Money Matters


The Russian Rouble (рубль) is the legal unit of tender and, freely convertible, and a relatively stable currency. The rouble is divided into 100 kopeks (копейка). Coins circulate in denominations of 1, 5, 10 and 50 kopeks, and 1, 2, 5, and 10 roubles. Banknotes circulate in denominations of 5 (very rare), 10, 50, 100, 500, 1,000 and 5,000 roubles, and there have been discussions about the imminent introduction of a 10,000 rouble banknote although this has yet to be released. The 50 rouble banknote features scenes from St Petersburg, in particular the Peter and Paul Fortress and the Stock Exchange building.


You can purchase roubles in many airports prior to arrival in Russia – while it might be a good idea to have some to hand when you get here, the poor exchange rate offered means you’re probably better off waiting until you arrive. There are ATMs (Банкомат) at the airport where you can extract roubles using most major international bank cards, although be sure to check with your bank about rates and fees before you leave home. Otherwise since recent laws were enacted, currency exchange is now only legal at bank branches (nevertheless you may still come across small exchange bureaux). However there are probably thousands of places throughout the city center where you can change money, so you’ll never be short of options. Look out for electronic signs that will usually display four figures – the current rates for purchase and sale of US Dollars and for Euros respectively. Since the currency turbulence of the late 1990s, all prices are legally required to be displayed in roubles (although you may still see some prices quoted in e.g. US Dollars or Euros). Exchange rates change daily, but as a rough rule of thumb the recent rate to the USD has fluctuated between 27 and 33 roubles, and to the Euro between about 38 and 45 roubles.In larger bank branches you should also be able to exchange other major currencies such as Pound Sterling, Swiss Franc, Japanese Yen, Australian Dollars and so on. Some may refuse to accept dirty or poor quality banknotes (although the mania for entirely uncirculated notes common in the 1990s has thankfully now passed). Avoid changing money in places such as underpasses or if you have to step off the main street and into a back yard to find the office. Common scams include high commission fees not on display, and too few banknotes handed over. Stick to the banks and you should have no problems.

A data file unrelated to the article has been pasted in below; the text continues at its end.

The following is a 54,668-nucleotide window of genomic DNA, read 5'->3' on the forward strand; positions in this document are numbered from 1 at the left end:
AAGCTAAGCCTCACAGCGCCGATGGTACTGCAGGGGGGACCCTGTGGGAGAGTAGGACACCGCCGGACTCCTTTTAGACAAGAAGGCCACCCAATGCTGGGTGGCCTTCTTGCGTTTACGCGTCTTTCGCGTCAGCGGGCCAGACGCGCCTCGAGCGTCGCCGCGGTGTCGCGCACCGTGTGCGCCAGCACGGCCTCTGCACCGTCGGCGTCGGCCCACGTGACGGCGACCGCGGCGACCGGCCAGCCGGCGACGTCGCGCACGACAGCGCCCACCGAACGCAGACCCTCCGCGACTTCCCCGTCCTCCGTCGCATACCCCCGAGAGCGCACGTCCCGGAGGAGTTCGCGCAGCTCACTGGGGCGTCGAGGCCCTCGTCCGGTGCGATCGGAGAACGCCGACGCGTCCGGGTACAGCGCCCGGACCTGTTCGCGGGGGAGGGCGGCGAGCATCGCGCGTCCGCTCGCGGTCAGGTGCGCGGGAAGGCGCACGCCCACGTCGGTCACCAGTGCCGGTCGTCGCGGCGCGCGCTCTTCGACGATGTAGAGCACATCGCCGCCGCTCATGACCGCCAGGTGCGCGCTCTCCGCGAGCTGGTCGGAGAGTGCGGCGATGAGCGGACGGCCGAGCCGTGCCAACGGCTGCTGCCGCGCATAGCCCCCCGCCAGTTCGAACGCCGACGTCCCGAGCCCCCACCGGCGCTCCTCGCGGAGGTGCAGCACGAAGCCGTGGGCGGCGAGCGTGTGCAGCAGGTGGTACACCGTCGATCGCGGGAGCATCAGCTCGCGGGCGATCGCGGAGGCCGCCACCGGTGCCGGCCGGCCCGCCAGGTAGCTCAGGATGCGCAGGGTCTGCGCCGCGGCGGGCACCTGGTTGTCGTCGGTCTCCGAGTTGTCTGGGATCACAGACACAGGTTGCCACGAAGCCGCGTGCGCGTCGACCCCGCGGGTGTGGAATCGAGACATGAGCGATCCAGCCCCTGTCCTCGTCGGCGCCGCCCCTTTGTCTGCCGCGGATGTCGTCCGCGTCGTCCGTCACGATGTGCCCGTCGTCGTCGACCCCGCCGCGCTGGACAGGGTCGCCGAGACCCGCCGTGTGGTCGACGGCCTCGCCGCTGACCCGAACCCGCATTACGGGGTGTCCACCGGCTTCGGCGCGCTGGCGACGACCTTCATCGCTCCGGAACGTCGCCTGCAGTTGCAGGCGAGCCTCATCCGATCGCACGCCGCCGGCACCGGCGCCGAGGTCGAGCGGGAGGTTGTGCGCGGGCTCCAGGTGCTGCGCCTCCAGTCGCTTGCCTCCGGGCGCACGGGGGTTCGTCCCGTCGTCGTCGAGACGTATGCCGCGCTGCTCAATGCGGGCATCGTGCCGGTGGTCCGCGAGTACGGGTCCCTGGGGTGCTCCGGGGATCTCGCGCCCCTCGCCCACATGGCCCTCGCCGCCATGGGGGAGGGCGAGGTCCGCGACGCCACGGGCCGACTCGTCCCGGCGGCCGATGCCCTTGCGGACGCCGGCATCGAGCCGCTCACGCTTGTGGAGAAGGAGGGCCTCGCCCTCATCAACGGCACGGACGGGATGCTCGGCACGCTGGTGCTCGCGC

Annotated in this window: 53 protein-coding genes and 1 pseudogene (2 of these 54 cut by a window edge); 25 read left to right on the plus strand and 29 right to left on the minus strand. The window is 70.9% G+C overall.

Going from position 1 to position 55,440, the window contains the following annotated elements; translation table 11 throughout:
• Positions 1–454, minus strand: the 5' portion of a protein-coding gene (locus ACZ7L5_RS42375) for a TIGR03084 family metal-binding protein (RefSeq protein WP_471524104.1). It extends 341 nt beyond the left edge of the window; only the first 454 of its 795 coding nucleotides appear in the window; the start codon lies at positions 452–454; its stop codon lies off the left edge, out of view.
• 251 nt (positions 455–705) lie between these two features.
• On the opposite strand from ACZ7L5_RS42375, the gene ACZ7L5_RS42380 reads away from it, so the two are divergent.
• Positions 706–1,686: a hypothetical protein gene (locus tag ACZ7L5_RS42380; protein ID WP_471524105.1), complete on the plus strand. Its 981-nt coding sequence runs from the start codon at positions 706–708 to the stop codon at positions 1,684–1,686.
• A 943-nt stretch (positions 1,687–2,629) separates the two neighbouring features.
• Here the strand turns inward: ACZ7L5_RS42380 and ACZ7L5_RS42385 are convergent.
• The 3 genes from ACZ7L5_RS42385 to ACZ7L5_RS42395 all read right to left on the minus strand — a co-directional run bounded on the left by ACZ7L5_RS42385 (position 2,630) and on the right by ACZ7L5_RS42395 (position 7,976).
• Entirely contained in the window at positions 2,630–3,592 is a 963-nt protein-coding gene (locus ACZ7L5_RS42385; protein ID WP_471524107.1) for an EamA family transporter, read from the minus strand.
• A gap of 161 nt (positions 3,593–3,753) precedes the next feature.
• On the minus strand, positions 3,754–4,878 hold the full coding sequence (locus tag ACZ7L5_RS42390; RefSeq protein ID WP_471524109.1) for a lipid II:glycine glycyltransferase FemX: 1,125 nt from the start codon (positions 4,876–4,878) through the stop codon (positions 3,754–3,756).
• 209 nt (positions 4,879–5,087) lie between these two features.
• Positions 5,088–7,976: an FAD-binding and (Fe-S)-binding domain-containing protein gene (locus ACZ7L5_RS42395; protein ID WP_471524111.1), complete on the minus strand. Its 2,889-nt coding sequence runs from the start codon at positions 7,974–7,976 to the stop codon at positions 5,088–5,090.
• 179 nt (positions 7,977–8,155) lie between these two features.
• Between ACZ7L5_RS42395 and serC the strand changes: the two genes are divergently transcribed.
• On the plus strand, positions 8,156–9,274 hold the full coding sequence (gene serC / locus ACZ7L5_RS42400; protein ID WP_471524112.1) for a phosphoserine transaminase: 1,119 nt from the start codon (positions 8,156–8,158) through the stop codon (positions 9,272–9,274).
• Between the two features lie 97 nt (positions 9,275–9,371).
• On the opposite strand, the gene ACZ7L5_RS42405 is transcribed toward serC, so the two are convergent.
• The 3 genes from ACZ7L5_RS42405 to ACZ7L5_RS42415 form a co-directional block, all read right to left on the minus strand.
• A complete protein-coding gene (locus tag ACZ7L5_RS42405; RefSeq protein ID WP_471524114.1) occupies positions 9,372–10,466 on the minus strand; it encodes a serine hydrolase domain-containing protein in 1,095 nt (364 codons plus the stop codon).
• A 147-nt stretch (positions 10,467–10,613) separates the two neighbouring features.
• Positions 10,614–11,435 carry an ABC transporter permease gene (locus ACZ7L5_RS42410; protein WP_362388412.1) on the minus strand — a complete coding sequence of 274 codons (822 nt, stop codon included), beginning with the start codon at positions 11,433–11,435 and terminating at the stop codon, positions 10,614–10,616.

For more information on the coins and banknotes, see the English-language pages of the Bank of Russia (the central bank) website.